Thoughts on God on Your Own

Since consciousness is one, if you have done it in yourself you have done it in all. ~Joseph Dispenza

I have just finished reading Joseph Dispenza’s book, God on Your Own: Finding a Spiritual Path Outside Religion. I thought I’d share my immediate impressions.

In an effort to be present to my feelings immediately after turning the last page, here is what I notice. I am feeling grateful, relieved, encouraged in my journey, grounded in what I am coming to know as truth and in the process (means, practice) of knowing in general. I am more sure of where I am in my spiritual journey than I ever was in organized religion. And I am thankful.

With that said, there remains one rub for me. While I value his experience in finding his spiritual path after years in the Catholic monastic life, I couldn’t help but be slightly unsettled with with his “othering” of the path of religion. Almost immediately I noticed a tone of “that’s the wrong path” and for those of you who want a better path, keep reading. I don’t think that was his intention and he certainly doesn’t assume that his path is “best”, but the idea that religion is wrong was an overtone that I felt at various points throughout my reading.

As much as organized religion is not the path for me and for many (and a growing number of others), I am not prepared to “wrong” those paths. Again, I bring with me some things I hold as truth from Christianity. As a whole, however, the religion (and religion in general) results in more questions than answers. But, for those who find their soul’s satisfaction in the answers it proffers — who am I to judge?

Here’s a prayer from the book that will stay with me for a long time. It has left quite an impression and will inform, from this point on, what I do with prayer.

Thank you, Source of our lives, for already having given us all we need for this fascinating journey in the flesh–and thank you also for continuing to be here when we have not fully grasped our fundamental connection to you. May we always remember that unbreakable bond–but if we forget, remind us, lest we begin to believe the unthinkable: that we are somehow separated from you [and all].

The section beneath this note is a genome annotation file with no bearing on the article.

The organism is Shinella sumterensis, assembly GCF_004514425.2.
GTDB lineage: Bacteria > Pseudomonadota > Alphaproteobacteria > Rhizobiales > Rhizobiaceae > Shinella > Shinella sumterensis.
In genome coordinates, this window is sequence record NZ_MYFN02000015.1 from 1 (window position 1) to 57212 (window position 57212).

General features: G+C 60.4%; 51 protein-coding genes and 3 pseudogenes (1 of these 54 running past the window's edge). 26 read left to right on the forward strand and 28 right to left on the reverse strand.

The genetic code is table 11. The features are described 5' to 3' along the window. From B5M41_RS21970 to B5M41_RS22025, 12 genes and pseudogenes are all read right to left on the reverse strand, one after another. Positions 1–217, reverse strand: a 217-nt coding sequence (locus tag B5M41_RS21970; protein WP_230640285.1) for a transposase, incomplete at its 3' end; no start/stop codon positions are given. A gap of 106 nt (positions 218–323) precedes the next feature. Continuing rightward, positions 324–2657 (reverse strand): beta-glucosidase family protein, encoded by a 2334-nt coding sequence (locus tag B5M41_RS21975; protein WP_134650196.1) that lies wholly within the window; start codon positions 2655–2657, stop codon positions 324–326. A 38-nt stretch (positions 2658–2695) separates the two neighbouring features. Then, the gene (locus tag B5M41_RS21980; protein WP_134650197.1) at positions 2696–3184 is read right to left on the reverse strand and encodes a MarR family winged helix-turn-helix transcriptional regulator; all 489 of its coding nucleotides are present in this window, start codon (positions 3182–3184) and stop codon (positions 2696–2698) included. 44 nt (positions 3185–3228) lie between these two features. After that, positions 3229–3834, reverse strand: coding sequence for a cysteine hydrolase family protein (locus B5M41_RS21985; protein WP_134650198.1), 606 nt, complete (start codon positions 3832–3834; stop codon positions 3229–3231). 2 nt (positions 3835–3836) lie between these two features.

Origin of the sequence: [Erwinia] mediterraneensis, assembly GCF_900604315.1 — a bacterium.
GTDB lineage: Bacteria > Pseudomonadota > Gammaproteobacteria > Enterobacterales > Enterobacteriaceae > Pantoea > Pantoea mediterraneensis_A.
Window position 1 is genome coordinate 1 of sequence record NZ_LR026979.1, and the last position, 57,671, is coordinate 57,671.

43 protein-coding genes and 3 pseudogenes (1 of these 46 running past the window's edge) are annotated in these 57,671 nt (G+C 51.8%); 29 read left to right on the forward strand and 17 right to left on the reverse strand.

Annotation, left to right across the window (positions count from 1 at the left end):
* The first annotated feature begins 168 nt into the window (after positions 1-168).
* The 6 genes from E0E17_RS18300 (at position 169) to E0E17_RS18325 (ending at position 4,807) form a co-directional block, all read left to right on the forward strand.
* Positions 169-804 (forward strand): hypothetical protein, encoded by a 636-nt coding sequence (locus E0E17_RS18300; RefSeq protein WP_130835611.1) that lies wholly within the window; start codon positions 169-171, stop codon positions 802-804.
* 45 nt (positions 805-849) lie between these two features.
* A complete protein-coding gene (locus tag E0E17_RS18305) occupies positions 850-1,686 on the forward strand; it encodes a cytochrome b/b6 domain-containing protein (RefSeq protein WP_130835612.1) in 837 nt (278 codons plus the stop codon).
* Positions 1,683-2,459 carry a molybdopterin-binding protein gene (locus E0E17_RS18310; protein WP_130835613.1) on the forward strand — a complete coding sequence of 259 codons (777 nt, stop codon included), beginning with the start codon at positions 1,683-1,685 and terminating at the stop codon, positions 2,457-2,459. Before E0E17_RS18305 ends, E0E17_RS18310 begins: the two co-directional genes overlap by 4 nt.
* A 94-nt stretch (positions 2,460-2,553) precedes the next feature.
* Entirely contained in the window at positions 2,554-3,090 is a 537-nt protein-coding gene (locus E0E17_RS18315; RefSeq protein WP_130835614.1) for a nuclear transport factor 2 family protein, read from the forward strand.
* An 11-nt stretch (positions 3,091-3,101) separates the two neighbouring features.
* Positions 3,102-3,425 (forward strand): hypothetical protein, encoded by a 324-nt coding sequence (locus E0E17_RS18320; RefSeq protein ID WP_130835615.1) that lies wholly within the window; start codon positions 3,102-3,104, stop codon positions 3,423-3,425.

6 thoughts on “Thoughts on God on Your Own

  1. That one element you mention – the author’s tendency to “other” people who do prefer organized religion – would have turned me off, too, but it’s reasonably predictable. So many people who leave organized religion have all kinds of residual issues (and anger) about their experiences. Still, many people find it meaningful and that is a worthy thing in itself.

    I’m guilty of doing that in some areas (not necessarily in that area – but others) and it’s a good reminder to watch that. 🙂

    Glad you are finding your own path. It will be interesting to read about what you’ve found – and how it enhances your life!


  2. In an effort to ‘get back my religion’, I went to church yesterday. I must admit I felt really out of place with all the shouting, speaking in tongues, moaning, and falling out. I thought I would go back and fall right into the groove of things. After last week I thought I would go yesterday and become a member. I guess it wasn’t in the plans.

    I think some look to religion for a sense of the familiar, but now I am more confused than ever. I really don’t know what path to take. I know that I have a connection to a higher source, I just need an outlet in which to cultivate it.

  3. despite my lack of belief, I certainly don’t have a problem that others do believe. In fact, I occasionally envy their certainty and the solace they find with it.

    I find the collective attitude of most “organized” religion distressing as they seem to be more exclusive than inclusive, with more rules against than rules for.

  4. I like the prayer and the reminder that in the end, it’s a one on one connection… for me that is me and Jesus. Organized religion and church are mysteries for me, but I’m not at a point to tackle those mysteries. It’s much more interesting to figure out the me and Him thing out.

    Thanks for sharing.

  5. I have followed the path of disorganized religion, for lack of a better word, most of my life, at first by default because I was not raised in a particular tradition except in name and later by choice as I tried out various organized religious and none seemed a perfect fit. I used to wonder if I was merely arrogant but have come to appreciate that my path is meant to arrive at my own conclusions in my own way. I feel a deep connection to the great mystery and to other living beings, but am also a loner albeit a sociable one.

    That’s a wonderful quote and I am open to most views as long as they remain open to different ones as well. But when anyone professes to be the one true way, I seriously doubt it.

  6. I’m at a place where I really can’t read any books on the subject. I either totally disagree or get easily confused by other people’s religious/non-religious views. There are a few things that I am sure of as far as my own spirituality is concerned. And all of those things are refreshingly simple. Anything that makes it complicated is a huge turn-off to me.

    I like Heart’s term “disorganized religion.” I’m totally comfortable with my own relationship with God, but totally uncomfortable with the typical expressions of that in church. Honestly, the only reason I have even started back going to church is so that my home-schooled kids can have a social life.

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